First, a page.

President appointed top management of the Investigative Committee
The major challenge President Lukashenko faces while deciding on the personnel of the Investigative Committee is how to keep the balance among the power elites. The key for the continuation of the political career of Lukashenko is not to become a hostage of the elites, close to his eldest son, Viktor.
On 28 November President Lukashenko appointed three deputy heads of the Investigative Committee and 5 heads of its regional offices. Heads of the IC branches of Mogilev and Gomel have not been appointed yet.
As anticipated, while deciding on the staffing of the IC, Aleksandr Lukashenko rests upon the law enforcement agencies the least influenced by his eldest son, Viktor, i.e. on the General Prosecutor’s Office and the Ministry of Interior. Representatives of these two agencies occupied the above mentioned positions in the IC.
Another agency which is not influenced by Viktor Lukashenko, where Alexander Lukashenko seeks for additional support, is the Ministry of Defense. Since summer 2011 the President has been increasingly and cautiously active in this regard, for instance, he discussed with military officials an idea of creation of an informal “Captains’ Club”, as well, he promotes career advancements of officers of the military justice.
As we have noted, the desire of Lukashenko to ensure support inside the military was reflected in the appointment of a former military judge A. Konyukov as the Prosecutor General and a curator of the IC on 20 September. Lukashenko’s stake on the military is indirectly manifested by the appointment of the top management of the IC on 28 November, when he also stated that the IC should become a paramilitary structure ensuring the national security of Belarus.
The rapid increase in wages has led to a decline in the ratio between labour productivity and real wages to one. Previously, the rule was that enterprises, in which the state owned more than 50% of shares in the founding capital, were not allowed increasing salaries if this ratio was equal to or less than one. The authorities are unlikely to be able to meet the wage growth requirement without long-term consequences for the economy. Hence, the government is likely to contain wage growth for the sake of economic growth.
According to Belstat, In January – August 2017, GDP growth was 1.6%. The economic revival has led to an increase in wages. In August, the average monthly wage was BYN 844.4 or USD 435, i.e. grew by 6.6% since early 2017, adjusted for inflation. This has reduced the ratio between labour productivity and real wages from 1.03 in January 2017 to 1 in the first seven months of 2017. This parameter should not be less than 1, otherwise, the economy starts accumulating imbalances.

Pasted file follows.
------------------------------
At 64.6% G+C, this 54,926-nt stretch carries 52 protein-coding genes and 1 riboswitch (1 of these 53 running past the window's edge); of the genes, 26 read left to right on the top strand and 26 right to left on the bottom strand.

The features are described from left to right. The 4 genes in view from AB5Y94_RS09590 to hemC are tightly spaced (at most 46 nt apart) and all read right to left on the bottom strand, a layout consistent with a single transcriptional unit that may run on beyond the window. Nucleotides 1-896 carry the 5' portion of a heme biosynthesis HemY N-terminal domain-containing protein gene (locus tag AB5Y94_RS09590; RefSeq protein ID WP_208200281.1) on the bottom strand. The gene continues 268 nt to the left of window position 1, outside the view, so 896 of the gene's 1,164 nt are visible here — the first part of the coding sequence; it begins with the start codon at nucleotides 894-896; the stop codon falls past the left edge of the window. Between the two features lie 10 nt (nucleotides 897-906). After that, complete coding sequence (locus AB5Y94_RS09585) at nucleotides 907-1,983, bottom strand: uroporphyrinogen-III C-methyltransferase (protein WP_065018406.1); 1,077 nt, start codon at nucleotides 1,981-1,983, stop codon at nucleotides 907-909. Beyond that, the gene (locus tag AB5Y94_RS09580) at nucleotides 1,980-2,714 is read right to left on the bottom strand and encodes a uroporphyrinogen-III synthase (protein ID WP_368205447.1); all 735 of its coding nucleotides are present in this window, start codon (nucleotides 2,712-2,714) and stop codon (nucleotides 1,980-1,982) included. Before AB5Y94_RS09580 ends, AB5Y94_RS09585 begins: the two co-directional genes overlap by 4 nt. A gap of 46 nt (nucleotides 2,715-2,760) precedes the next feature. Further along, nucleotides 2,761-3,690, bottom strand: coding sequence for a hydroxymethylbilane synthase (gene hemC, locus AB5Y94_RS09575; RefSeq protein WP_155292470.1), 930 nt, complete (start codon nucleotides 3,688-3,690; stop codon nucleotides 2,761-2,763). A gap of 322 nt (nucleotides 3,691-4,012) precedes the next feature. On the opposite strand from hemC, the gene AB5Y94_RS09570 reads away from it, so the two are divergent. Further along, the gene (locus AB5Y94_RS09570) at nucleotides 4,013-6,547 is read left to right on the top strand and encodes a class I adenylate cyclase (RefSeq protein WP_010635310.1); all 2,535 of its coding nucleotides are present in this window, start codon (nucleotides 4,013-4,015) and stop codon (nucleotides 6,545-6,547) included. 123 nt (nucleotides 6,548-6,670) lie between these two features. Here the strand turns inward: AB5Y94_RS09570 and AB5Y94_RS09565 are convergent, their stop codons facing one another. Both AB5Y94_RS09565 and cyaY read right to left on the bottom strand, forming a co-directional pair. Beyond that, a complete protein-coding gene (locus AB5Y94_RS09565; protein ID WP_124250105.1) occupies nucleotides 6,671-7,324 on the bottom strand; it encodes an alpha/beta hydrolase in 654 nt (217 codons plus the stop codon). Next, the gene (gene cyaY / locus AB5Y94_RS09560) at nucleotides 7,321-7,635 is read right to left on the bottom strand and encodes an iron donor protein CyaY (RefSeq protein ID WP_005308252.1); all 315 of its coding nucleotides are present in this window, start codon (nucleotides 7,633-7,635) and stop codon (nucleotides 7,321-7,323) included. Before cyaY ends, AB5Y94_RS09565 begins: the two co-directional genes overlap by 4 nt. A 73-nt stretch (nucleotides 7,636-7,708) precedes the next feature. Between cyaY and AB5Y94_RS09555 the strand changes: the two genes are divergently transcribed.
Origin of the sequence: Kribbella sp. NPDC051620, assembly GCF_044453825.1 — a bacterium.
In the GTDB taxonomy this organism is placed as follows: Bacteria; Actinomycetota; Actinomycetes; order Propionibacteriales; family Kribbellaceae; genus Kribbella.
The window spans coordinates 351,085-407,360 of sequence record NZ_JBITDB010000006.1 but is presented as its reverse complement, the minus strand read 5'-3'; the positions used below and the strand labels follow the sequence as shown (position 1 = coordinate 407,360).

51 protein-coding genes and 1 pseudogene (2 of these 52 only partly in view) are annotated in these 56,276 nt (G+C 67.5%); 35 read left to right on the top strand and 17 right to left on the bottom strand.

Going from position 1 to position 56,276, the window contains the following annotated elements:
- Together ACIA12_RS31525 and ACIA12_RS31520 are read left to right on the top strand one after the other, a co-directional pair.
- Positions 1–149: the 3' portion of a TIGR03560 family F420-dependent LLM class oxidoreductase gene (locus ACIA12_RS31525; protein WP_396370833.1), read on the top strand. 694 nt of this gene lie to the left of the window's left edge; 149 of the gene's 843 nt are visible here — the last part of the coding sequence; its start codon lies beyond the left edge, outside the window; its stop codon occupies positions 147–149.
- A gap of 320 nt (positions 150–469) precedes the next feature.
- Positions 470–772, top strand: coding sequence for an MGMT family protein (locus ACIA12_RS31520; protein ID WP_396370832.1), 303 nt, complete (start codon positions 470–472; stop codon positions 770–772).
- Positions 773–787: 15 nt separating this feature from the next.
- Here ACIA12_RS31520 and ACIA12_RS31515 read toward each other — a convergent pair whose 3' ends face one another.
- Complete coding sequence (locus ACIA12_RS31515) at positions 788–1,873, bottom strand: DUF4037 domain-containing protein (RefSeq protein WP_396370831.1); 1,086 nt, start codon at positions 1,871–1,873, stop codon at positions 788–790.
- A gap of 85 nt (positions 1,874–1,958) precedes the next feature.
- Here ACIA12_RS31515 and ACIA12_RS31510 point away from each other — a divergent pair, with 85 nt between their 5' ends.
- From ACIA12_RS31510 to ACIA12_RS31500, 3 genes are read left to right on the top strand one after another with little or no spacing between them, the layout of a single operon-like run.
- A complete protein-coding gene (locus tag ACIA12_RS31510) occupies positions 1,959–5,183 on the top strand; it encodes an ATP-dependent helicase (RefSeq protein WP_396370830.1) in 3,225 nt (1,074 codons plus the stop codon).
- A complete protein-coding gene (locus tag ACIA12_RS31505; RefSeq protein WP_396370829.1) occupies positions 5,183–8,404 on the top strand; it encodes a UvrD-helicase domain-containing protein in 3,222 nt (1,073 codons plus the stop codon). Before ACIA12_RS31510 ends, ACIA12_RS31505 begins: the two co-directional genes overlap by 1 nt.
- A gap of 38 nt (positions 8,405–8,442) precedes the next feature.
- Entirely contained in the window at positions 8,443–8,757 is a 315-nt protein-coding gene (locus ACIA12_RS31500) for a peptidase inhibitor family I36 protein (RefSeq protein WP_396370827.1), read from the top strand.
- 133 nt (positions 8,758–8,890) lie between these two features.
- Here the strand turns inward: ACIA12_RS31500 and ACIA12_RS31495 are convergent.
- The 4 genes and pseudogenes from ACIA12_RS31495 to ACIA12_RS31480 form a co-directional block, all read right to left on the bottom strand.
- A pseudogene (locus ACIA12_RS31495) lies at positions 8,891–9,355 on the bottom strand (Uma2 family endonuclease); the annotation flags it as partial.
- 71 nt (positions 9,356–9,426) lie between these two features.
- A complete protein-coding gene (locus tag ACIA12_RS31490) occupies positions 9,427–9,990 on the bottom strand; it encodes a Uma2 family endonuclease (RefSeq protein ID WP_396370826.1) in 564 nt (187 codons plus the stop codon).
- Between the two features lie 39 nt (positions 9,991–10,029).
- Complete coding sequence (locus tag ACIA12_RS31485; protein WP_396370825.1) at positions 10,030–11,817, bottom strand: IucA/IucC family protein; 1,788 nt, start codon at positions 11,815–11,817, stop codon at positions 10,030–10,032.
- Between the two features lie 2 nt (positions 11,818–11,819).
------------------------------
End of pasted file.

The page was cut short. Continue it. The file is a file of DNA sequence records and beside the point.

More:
The need for faster growth in labour productivity over wage growth was stated in Decree No 744 of July 31st, 2014. The decree enabled wages growth at state organizations and organizations with more than 50% of state-owned shares only if the ratio between growth in labour productivity and wages was higher than 1. Taking into account the state's share in the economy, this rule has had impact on most of the country's key enterprises. In 2013 -2014 wages grew rapidly, which resulted in devaluation in 2014-2015.
Faster wage growth as compared with growth in labour productivity carries a number of risks. Enterprises increase cost of wages, which subsequently leads to a decrease in the competitiveness of products on the domestic and foreign markets. In construction, wholesale, retail trade, and some other industries the growth rate of prime cost in 2017 outpaces the dynamics of revenue growth. This is likely to lead to a decrease in profits and a decrease in investments for further development. Amid wage growth, the population is likely to increase import consumption and reduce currency sales, which would reduce the National Bank's ability to repay foreign and domestic liabilities.
The Belarusian government is facing a dilemma – either to comply with the president’s requirement of a BYN 1000 monthly wage, which could lead to new economic imbalances and could further affect the national currency value, or to suspend the wage growth in order to retain the achieved economic results. That said, the first option bears a greater number of negative consequences for the nomenclature.
Overall, the rapid growth in wages no longer corresponds the pace of economic development. The government is likely to retain the economic growth and retrain further growth in wages. Staff reshuffles are unlikely to follow the failure to meet the wage growth requirement.